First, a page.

The largest reptile alive is the Saltwater Crocodile (Crocodylus porosus). They can reach over 6 metres in length and weigh almost 500 kilograms. This carnivore is an opportunistic predator. Often studying their prey before they powerfully lunge out to grab a hold. Although their name implies they live in saltwater, they can actually be found over a large range including freshwater habitats in eastern India, Southeast Asia and northern Australia.
The largest class of animals that belong underwater, using gills to breathe by a process which takes oxygen out of the water. They are cold-blooded and can be distinguished from other animals because of scales, fins and gills.
The largest species of fish are the cartilaginous ones. Such as Whale Sharks (Rhincodon typus), reaching a whopping 18 metres and 22 tonnes! Despite their size, they actually feed on incredibly small prey! Brand new research shows that whale sharks are omnivores, feeding on both plants and animals (krill) making them the world’s largest omnivore! They can be found in tropical and temperate water around the world in oceans off the coast of India, Maldives, South Africa, Mexico and of course Western Australia.
An incredible group of animals, amphibians have both lungs and gill-like structures for respiration. The word amphibian comes from the Greek meaning “both kinds of life”. This relates to their ability to live on both the land and in water. They can be separated from reptiles in that they only lay eggs in water.
As defence, some amphibians such as frogs will release toxins to ward off predators, as they only have soft, slimy skin which can be easily punctured by predators.
The largest living amphibian, weighs up to 60 kilograms and grows to 1.8 metres long, about the size of an adult human. The Chinese Giant Salamander (Andrias davidianus) is considered a living fossil because they have remained relatively unchanged from their extinct ancestors. Once widespread throughout central and southern China, the species is now fragmented living most notably in the Yangtze, Yellow and Pearl rivers.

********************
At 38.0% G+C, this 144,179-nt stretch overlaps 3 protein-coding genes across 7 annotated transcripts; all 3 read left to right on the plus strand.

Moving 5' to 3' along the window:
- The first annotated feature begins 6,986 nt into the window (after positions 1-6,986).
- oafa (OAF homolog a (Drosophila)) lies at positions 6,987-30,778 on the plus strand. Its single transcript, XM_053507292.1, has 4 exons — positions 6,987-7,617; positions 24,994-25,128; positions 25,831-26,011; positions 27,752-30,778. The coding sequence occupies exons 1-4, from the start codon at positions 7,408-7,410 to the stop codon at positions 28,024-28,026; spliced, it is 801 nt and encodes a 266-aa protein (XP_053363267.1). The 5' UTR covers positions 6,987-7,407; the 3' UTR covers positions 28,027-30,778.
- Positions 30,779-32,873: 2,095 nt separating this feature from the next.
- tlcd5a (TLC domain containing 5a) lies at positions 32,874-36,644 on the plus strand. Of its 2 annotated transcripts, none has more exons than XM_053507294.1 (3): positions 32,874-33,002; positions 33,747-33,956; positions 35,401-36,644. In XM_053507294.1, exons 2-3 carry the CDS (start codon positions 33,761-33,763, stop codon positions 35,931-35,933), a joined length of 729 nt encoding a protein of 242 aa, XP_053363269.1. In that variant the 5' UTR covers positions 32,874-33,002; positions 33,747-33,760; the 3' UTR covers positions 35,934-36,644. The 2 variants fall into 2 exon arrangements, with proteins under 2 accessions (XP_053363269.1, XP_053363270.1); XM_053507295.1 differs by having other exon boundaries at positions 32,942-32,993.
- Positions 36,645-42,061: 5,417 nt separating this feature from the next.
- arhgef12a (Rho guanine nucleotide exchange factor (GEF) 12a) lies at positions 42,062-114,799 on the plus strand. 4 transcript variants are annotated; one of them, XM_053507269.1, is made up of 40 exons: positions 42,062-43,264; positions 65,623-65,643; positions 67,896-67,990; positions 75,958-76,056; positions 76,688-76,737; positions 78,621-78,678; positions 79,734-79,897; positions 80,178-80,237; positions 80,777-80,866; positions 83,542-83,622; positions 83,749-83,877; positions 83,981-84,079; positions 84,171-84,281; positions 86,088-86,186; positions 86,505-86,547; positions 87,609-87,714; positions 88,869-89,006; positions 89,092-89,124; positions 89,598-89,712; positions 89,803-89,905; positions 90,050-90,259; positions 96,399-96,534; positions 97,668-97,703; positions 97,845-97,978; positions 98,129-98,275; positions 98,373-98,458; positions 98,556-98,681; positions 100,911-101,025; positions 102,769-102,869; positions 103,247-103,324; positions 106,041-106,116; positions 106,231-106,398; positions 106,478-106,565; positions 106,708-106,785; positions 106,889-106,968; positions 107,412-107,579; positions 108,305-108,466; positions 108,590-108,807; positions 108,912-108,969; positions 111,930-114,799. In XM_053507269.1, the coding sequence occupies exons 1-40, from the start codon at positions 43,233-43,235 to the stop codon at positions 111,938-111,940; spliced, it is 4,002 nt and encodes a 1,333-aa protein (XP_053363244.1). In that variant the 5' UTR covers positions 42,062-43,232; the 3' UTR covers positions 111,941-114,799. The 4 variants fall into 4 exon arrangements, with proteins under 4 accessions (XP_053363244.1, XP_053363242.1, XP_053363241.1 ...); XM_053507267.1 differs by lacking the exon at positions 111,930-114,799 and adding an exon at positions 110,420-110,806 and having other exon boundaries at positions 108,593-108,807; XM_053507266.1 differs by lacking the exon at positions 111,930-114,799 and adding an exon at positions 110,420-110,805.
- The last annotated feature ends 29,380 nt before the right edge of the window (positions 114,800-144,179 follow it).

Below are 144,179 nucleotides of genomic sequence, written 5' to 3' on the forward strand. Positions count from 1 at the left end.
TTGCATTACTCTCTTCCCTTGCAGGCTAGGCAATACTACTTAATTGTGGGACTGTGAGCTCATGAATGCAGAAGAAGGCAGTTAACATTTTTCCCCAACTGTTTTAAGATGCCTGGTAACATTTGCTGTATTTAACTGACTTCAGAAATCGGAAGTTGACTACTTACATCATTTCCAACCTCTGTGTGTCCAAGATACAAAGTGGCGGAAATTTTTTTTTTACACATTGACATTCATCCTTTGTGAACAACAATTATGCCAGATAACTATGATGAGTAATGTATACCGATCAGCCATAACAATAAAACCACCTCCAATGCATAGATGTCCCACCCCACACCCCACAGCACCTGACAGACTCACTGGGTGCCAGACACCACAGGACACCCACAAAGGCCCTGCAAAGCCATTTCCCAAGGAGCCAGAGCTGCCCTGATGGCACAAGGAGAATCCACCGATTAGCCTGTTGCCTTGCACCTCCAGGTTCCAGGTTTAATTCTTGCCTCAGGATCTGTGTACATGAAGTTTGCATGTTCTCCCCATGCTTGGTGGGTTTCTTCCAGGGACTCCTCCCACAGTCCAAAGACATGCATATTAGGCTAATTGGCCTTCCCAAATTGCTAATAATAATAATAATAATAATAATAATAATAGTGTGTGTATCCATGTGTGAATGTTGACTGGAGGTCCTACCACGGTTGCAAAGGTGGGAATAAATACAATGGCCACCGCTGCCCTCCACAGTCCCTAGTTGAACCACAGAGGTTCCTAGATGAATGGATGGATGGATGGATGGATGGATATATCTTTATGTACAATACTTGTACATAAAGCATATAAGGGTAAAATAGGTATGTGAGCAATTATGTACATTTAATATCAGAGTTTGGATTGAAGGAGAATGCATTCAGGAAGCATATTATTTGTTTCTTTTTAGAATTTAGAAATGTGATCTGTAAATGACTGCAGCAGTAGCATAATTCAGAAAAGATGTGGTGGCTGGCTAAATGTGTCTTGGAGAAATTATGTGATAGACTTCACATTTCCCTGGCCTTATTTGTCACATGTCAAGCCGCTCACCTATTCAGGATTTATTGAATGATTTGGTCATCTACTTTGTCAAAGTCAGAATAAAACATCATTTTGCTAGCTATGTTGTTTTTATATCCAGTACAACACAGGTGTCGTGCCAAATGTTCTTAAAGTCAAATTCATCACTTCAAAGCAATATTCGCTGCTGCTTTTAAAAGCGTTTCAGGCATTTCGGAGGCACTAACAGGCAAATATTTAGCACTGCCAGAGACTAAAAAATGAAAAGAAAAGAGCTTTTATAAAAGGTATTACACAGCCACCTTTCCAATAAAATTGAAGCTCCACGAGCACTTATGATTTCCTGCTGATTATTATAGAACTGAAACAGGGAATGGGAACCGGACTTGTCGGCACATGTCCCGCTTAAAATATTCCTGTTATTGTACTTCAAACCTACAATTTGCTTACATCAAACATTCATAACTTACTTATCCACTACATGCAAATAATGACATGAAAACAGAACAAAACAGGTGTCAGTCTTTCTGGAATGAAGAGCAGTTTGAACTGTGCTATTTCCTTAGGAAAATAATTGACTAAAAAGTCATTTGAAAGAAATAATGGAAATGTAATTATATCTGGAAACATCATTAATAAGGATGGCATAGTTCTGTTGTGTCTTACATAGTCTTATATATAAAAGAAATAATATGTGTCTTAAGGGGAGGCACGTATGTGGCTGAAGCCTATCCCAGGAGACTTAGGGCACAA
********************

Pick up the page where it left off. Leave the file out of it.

This is the largest group of animals, comprising approximately 97% of the world’s species. Since they have no backbone many have adapted different features to provide support and protection. Such as the arthropods exoskeleton. This category includes everything from insects such as bees, to spiders, crustaceans, starfish and squid!
In the cephalopod category belongs the largest invertebrate, a deep sea dweller, the Colossal Squid (Mesonychoteuthis hamiltoni). It measures at a combined body length (tentacles and mantle) of 14 metres and can weigh at least 500 kilograms. It is said this squid also has the largest eye of any animal! Colossal squids can be found in the Southern Ocean in water over 1000 metres deep.
The arthropod family contains the exoskeleton creatures which includes crustaceans such as crabs and lobsters, and the largest on record is the Japanese Spider Crab (Macrocheira kaempferi). With a similar body shape to a spider but only greatly enlarged, the crab’s main body can reach 37 centimetres long with a leg span of over 3.8 metres. Being almost all legs, the animal is not very heavy weighing at approximately 20 kilograms. They mainly live in the Pacific Ocean, near Japan on a sandy seafloor.
For our 10th biggest animal in the world we delve into the insect category. Although not actually very big in comparison to the likes of a Blue Whale, for their category the Titan Beetle (Titanus giganteus) takes out the largest insect title. They can grow almost to 17 centimetres long and weigh about 100 grams. They can snap a pencil with their sharp claws and can make a hissing sound when threatened! They live around South America, especially in the Amazon rain forests!
Biggest to have ever lived
As you would have read above, the largest animal on Planet Earth, bigger than all the dinosaurs and every other animal to have come before, is the Blue Whale, a true giant. To see these giants in their natural habitat head out on a sustainable, and environmentally conscious whale watching tour in Perth. The south-west of Western Australia is a fantastic spot to find these migrating beasts.